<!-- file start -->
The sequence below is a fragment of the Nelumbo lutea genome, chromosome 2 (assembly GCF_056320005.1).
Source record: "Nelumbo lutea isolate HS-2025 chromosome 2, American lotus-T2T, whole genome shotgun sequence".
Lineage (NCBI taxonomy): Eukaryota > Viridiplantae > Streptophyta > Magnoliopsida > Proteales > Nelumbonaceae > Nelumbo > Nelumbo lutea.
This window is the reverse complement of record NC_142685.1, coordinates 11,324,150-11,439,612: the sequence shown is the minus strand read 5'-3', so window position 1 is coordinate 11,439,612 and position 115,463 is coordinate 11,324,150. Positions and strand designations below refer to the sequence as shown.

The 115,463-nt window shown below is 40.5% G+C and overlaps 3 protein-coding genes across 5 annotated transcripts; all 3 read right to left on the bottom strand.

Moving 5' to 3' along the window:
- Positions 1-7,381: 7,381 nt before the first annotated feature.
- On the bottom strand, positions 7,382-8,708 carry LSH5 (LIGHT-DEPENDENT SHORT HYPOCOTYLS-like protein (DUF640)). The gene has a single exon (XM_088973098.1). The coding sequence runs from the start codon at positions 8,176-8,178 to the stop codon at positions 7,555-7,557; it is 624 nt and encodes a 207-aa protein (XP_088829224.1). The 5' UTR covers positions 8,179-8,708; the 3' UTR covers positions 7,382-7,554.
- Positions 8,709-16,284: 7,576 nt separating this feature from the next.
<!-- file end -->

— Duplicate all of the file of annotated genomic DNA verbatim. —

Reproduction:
The sequence below is a fragment of the Nelumbo lutea genome, chromosome 2 (assembly GCF_056320005.1).
Source record: "Nelumbo lutea isolate HS-2025 chromosome 2, American lotus-T2T, whole genome shotgun sequence".
Lineage (NCBI taxonomy): Eukaryota > Viridiplantae > Streptophyta > Magnoliopsida > Proteales > Nelumbonaceae > Nelumbo > Nelumbo lutea.
This window is the reverse complement of record NC_142685.1, coordinates 11,324,150-11,439,612: the sequence shown is the minus strand read 5'-3', so window position 1 is coordinate 11,439,612 and position 115,463 is coordinate 11,324,150. Positions and strand designations below refer to the sequence as shown.

The 115,463-nt window shown below is 40.5% G+C and overlaps 3 protein-coding genes across 5 annotated transcripts; all 3 read right to left on the bottom strand.

Moving 5' to 3' along the window:
- Positions 1-7,381: 7,381 nt before the first annotated feature.
- On the bottom strand, positions 7,382-8,708 carry LSH5 (LIGHT-DEPENDENT SHORT HYPOCOTYLS-like protein (DUF640)). The gene has a single exon (XM_088973098.1). The coding sequence runs from the start codon at positions 8,176-8,178 to the stop codon at positions 7,555-7,557; it is 624 nt and encodes a 207-aa protein (XP_088829224.1). The 5' UTR covers positions 8,179-8,708; the 3' UTR covers positions 7,382-7,554.
- Positions 8,709-16,284: 7,576 nt separating this feature from the next.